Percutaneous coronary intervention (PCI) was done in a 57-year-old male with chronic kidney disease who presented with non-ST segment elevation myocardial infarction. Coronary angiogram showed two vessel disease of the left anterior descending artery (LAD) and the right coronary artery (RCA). The LAD was successfully stented. After predilatation and rotablation, PCI was performed with 2 overlapping drug eluting stents (DES) Promus (Boston Scientific, Marlborough, Massachusetts, USA) 3 mm × 38 mm to the mid RCA and Resolute Onyx 3.5 mm × 34 mm (Medtronic, Minneapolis, Minnesota, USA) to the ostial proximal segment, respectively. After post dilatation using a 3.5 non-compliant balloon, there was a stenotic segment at the ostial area where the stent was implanted (white arrowhead Figures 1,2). The patient was asymptomatic and no changes in the electrocardiogram were noted. However, the ostial stenosis did not resolve despite administration of intracoronary nitrates. Optical coherence tomography showed longitudinal deformation/compression of the ostial RCA stent (white arrowhead Figures 1B,3). Some of the proximal stent struts were well apposed but is visualized alongside distorted and crumpled malapposed stent struts (white arrowhead Figures 1C,3). Despite prior ostial stent deployment, there was a stenosis at the ostial area right before the guide catheter and no stent struts can be visualized on three-dimensional rendering (white arrowhead Figure 1D). The deformed portion of the ostial RCA was stented further with a DES (Ultimaster 4.0 mm × 12 mm, Terumo, Shibuya, Tokyo, Japan). Postdilatation was completed with 4.0 non-compliant balloon and adequate stent expansion and apposition was achieved. Patient was maintained on dual antiplatelet therapy and the rest of the hospital stay was unremarkable.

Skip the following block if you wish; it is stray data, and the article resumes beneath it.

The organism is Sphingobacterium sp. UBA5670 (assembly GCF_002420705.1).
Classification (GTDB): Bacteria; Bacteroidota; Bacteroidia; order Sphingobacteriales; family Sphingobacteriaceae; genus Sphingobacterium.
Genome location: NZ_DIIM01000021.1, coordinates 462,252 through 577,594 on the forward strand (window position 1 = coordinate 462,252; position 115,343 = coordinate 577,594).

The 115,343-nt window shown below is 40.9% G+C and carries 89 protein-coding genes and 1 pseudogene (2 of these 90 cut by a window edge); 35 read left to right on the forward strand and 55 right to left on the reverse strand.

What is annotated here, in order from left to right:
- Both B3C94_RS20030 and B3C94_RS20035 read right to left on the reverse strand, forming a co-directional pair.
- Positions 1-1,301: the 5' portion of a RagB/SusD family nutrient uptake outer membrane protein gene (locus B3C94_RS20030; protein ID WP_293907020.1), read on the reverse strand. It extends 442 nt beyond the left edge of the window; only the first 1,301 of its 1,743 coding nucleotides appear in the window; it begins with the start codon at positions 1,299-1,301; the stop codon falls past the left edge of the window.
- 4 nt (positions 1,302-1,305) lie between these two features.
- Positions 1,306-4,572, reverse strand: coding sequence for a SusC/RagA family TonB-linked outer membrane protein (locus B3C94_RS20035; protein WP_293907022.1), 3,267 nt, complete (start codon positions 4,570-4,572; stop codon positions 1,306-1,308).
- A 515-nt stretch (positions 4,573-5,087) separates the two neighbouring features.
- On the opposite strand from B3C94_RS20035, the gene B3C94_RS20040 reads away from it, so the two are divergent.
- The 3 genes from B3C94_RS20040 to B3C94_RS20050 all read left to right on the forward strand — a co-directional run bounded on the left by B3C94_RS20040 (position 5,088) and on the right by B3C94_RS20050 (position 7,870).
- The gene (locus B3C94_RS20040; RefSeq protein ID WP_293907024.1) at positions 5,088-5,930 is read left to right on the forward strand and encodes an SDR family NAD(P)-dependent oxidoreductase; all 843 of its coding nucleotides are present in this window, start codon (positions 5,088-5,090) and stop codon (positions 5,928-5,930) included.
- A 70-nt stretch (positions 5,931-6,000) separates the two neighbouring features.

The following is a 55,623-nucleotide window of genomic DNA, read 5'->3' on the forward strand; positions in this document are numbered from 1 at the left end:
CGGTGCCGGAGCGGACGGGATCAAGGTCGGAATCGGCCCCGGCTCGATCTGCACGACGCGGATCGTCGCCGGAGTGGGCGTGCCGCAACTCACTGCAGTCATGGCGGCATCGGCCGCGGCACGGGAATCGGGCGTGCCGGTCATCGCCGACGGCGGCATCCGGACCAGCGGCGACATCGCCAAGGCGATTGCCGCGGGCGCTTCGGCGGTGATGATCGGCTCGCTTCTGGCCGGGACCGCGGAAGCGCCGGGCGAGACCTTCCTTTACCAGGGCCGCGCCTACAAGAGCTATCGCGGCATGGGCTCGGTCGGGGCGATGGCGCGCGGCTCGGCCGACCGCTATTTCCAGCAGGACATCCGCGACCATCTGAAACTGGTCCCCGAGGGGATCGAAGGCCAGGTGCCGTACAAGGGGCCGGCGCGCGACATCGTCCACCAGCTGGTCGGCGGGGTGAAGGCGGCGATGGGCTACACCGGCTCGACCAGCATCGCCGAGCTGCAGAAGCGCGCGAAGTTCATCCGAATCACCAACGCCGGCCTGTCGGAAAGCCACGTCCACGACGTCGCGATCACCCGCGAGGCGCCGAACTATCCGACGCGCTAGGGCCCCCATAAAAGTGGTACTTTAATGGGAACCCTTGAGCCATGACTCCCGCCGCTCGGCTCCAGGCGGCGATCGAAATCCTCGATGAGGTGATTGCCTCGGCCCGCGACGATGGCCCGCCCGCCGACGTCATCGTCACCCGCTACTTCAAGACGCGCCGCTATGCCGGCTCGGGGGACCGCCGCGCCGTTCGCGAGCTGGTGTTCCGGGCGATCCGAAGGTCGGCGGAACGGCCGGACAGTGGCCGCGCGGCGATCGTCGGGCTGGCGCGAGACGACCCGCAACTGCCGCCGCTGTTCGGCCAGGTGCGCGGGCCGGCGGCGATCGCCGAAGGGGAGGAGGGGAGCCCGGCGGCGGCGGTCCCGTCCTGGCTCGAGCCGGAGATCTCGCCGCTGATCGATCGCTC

Longitudinal stent deformation or the accordion phenomenon is an unusual but increasingly recognized complication after percutaneous catheter interventions, characterized by mechanical distortion or shortening of a stent in the longitudinal axis after deployment. Data from the U.S. Food and Drug Administration (FDA) Manufacturer and User Facility Device Experience (MAUDE) database revealed an occurrence of 0.2% in a span of 4 years (3). Other names such as concertina-like, pseudofracture, pseudostenosis and crumpling have been used synonymously to describe its characteristic appearance. It should be suspected angiographically by the appearance of new onset stenosis after stent deployment that can be sometimes mistaken for spasm and is persistent despite nitroglycerin administration. In our case the accordion phenomenon may have been caused by the interaction of the guiding catheter and stent deployed in the aorto-ostial position. It is possible that stents that are relatively undersized after initial deployment are subsequently ‘caught’ and distorted by secondary equipment that is passed into the coronary vessel with compression of the proximal edge of ostially placed stent with the guide catheter (4). It can be also induced by lesion complexity, secondary PCI equipment such as guidewires as well as the inherent mechanical properties of the stent itself (5). With regards to the stent platform, results of bench studies indicate that stent longitudinal strength, defined as the resistance to shortening or elongation, appears to be related to the number of connectors between hoops. With the newer generation DES, there is a trade-off between number of connectors for longitudinal strength at the expense of stent flexibility (6). Furthermore, it was noted that stents with 2-link offset peak-to-peak design are those that are most prone to compression (7). Despite being a rare event, recognition is of paramount importance as this area of deformation may be predisposed to potential catastrophic complications such as stent thrombosis (8). Careful examination on fluoroscopy as well as additional imaging modalities such as optical coherence tomography and intravascular ultrasound may be necessary for diagnosis as well as to guide treatment decisions (9). Treatment consists of cautious post dilation across the damaged portion of the stent as well further optimization of deployment of a second stent (10). This case emphasizes the importance of PCI operators being meticulous in the conduct of their procedure, such as proper angiographic recognition, complete understanding of stent design characteristics that will influence the choice of stent selected for deployment, careful manipulation of guiding catheter, and achievement of optimal stent apposition.
Dr. Yeo has received research funding from Medtronic and honoraria from Abbott Vascular, Boston Scientific, Amgen and Menarini.
Conflicts of Interest: The authors have no conflicts of interest to declare.
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- Cuenza LR, Yeo KK. Optical coherence tomography pullback short axis and long axis views confirming longitudinal stent deformation at the ostium. Asvide 2017;4:562. Available online: http://www.asvide.com/articles/1881
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